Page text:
Reconstructing A Torn ACL

The anterior cruciate ligament (ACL) is a critical component for stabilizing the knee and aids in controlling joint movements. The ligaments cross inside the knee, with the ACL in the front. When an injury occurs, the damage is referred to as partial or complete. Typically, an ACL tear occurs because of sudden pivoting movements or quick stops. The injury is incredibly common in sports such as football or soccer. While some athletes can recover fully from an ACL tear with non-surgical solutions, other people will need reconstruction to get back to playing.


Partial vs complete tears

Determining if an individual needs surgery for an ACL tear depends on whether the injury is partial or complete. A partial injury means the ligament is still partially connected to the bone, while a complete tear means total separation. Although not all people are good candidates for ACL reconstruction surgery, individuals with a complete tear typically require surgical reconstruction. Surgery is also often recommended for patients with an ACL tear along with other knee injuries. The doctor will review the extent of the injury and knee instability to determine if a patient is a good candidate for surgery.

What to expect from surgery

Repairing torn ligaments used to be the go-to solution. These days most orthopedic surgeons avoid repair procedures in favor of replacing the torn ACL completely. The process relies on inserting a graft that is made from tissue. The new ligament is often made from the patient or donor tissue. The most popular option is to use a tendon. Typically, ACL reconstruction has high success rates and is the preferred solution for active athletes not intent on retiring. Additional steps can be taken to speed recovery.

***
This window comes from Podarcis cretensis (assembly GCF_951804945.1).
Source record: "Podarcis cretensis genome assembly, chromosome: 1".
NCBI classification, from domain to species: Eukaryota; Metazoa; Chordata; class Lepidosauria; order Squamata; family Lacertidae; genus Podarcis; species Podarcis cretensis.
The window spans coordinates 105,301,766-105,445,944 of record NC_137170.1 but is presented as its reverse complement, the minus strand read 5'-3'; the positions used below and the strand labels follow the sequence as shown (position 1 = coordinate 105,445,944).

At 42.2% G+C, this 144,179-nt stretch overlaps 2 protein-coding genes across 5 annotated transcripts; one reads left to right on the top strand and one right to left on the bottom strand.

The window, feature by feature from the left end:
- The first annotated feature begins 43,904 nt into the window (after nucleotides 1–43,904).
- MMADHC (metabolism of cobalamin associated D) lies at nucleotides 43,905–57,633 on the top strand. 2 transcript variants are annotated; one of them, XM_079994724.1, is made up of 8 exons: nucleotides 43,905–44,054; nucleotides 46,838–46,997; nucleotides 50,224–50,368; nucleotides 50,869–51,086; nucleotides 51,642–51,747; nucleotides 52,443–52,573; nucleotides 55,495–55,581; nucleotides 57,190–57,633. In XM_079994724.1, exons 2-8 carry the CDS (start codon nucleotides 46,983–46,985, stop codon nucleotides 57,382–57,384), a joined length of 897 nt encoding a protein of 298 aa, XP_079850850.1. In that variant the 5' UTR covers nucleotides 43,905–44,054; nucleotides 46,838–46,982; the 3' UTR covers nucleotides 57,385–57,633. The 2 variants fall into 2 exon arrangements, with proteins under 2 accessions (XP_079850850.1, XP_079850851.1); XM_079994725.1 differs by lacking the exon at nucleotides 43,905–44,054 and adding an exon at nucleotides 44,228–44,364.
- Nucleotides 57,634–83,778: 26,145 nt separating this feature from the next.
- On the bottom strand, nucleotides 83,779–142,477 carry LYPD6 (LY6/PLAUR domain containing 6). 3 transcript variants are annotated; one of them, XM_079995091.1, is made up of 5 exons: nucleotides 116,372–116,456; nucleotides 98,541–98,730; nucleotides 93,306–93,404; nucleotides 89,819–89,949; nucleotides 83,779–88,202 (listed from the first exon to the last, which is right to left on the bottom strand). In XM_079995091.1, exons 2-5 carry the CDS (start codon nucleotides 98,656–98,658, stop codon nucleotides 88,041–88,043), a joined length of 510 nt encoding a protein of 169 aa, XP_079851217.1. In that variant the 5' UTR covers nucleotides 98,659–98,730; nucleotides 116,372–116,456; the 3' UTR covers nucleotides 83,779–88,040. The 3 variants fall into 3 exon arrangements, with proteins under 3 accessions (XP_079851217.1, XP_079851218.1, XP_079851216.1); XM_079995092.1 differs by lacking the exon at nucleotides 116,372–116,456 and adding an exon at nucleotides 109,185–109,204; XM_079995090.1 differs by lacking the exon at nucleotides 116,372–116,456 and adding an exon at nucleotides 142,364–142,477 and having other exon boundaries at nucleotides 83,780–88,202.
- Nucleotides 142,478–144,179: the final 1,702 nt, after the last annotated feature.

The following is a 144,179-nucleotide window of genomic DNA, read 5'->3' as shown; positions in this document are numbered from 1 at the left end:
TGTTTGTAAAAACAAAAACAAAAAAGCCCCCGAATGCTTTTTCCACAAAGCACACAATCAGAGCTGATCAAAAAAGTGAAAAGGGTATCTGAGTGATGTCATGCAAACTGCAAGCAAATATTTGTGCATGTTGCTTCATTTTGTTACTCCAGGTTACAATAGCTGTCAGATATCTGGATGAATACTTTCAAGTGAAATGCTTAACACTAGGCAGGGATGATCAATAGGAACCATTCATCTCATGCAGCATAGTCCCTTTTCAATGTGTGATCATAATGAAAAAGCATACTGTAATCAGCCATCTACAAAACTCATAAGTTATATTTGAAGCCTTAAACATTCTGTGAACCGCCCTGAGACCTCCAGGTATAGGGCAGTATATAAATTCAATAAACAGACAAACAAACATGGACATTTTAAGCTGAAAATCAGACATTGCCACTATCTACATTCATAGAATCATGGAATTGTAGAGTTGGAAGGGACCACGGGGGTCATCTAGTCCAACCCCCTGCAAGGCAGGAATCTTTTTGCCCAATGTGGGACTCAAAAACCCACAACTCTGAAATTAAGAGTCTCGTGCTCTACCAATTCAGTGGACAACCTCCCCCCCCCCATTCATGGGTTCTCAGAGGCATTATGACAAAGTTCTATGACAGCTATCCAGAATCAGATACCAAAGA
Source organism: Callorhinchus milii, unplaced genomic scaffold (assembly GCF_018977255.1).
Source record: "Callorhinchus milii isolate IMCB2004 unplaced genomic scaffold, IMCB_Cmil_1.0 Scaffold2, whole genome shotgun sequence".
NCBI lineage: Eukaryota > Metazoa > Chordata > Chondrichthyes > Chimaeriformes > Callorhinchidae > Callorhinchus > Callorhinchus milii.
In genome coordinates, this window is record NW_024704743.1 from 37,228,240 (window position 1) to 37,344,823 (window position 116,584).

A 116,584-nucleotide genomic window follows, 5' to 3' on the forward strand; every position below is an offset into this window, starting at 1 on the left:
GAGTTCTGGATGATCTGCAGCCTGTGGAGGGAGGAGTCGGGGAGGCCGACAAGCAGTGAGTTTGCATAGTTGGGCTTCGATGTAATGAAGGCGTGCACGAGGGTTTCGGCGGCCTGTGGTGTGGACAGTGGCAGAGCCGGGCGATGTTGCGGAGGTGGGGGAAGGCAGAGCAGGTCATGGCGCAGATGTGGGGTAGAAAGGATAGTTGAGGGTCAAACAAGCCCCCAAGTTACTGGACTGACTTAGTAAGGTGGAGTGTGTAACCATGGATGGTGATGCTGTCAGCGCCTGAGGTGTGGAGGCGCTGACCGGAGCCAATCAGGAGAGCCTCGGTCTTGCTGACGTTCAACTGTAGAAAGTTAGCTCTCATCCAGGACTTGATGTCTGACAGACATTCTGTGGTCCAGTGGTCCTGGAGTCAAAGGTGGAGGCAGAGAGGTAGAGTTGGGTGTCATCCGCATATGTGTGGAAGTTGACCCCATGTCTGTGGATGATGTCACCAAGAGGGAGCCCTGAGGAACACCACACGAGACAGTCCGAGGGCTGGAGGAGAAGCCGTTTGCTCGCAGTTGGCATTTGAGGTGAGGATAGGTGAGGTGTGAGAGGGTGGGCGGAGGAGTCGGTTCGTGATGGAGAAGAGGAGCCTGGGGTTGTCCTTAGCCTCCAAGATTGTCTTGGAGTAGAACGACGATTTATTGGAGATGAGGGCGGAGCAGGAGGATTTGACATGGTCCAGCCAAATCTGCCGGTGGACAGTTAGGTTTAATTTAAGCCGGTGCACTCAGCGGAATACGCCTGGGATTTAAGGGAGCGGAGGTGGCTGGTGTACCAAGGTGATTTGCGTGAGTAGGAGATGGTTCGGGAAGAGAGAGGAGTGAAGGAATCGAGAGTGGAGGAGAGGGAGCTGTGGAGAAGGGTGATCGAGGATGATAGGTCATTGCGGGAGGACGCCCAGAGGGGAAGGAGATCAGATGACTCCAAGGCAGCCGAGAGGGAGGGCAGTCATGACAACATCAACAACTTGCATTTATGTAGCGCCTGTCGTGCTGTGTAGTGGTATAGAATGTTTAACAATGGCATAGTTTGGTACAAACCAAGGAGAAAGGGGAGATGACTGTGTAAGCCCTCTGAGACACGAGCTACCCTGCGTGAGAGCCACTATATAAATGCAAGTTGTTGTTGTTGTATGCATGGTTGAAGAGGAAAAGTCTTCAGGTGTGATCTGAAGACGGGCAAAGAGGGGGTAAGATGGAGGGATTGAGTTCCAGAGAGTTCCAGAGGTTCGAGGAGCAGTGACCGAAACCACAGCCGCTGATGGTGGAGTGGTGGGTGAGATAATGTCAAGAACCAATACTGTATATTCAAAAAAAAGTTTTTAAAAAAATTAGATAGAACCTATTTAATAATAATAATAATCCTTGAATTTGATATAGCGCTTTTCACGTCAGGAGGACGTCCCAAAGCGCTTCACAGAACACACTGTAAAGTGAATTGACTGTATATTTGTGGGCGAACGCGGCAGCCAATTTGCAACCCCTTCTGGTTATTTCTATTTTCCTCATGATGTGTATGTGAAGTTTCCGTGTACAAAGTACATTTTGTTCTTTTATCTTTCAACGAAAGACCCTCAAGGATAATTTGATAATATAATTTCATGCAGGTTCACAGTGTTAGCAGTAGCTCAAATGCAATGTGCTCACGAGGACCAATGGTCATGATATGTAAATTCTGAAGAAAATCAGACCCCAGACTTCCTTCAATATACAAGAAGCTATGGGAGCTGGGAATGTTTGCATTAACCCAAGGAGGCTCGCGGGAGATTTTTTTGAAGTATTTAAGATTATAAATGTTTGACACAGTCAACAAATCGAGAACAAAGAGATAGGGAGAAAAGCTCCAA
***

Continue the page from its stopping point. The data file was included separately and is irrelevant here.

PRP for faster wound healing

Originally, platelet-rich plasma (PRP) injections were offered as an alternative to surgery. However, nowadays, the treatment can be administered after an operation to accelerate recovery. PRP injections are a popular outpatient solution for faster wound healing. After collecting a sample from the patient, the blood is processed in a centrifuge to separate the components. Blood is made of many parts, including red blood cells, plasma, and platelets. The plasma is the liquid portion, and the platelets are specialty blood cells that support clotting and tissue regeneration after an injury. A physician will then inject the solution into the injury site. By increasing hormones or biofactors where the injury occurred, healing can take place at a faster rate.

Get back in the game

Recovering from an ACL tear takes time and patience. Physical therapy (PT) is critical for regaining stability in the knee. Additionally, learning proper posture during activity is essential to prevent future injuries. Keep in mind that full recovery can take up to a year, and trying to return to full capacity too soon can encourage more damage. Following the surgeon’s instructions, proper rest, PT, and the use of PRP can all help speed up recovery and help get athletes back in the game sooner.

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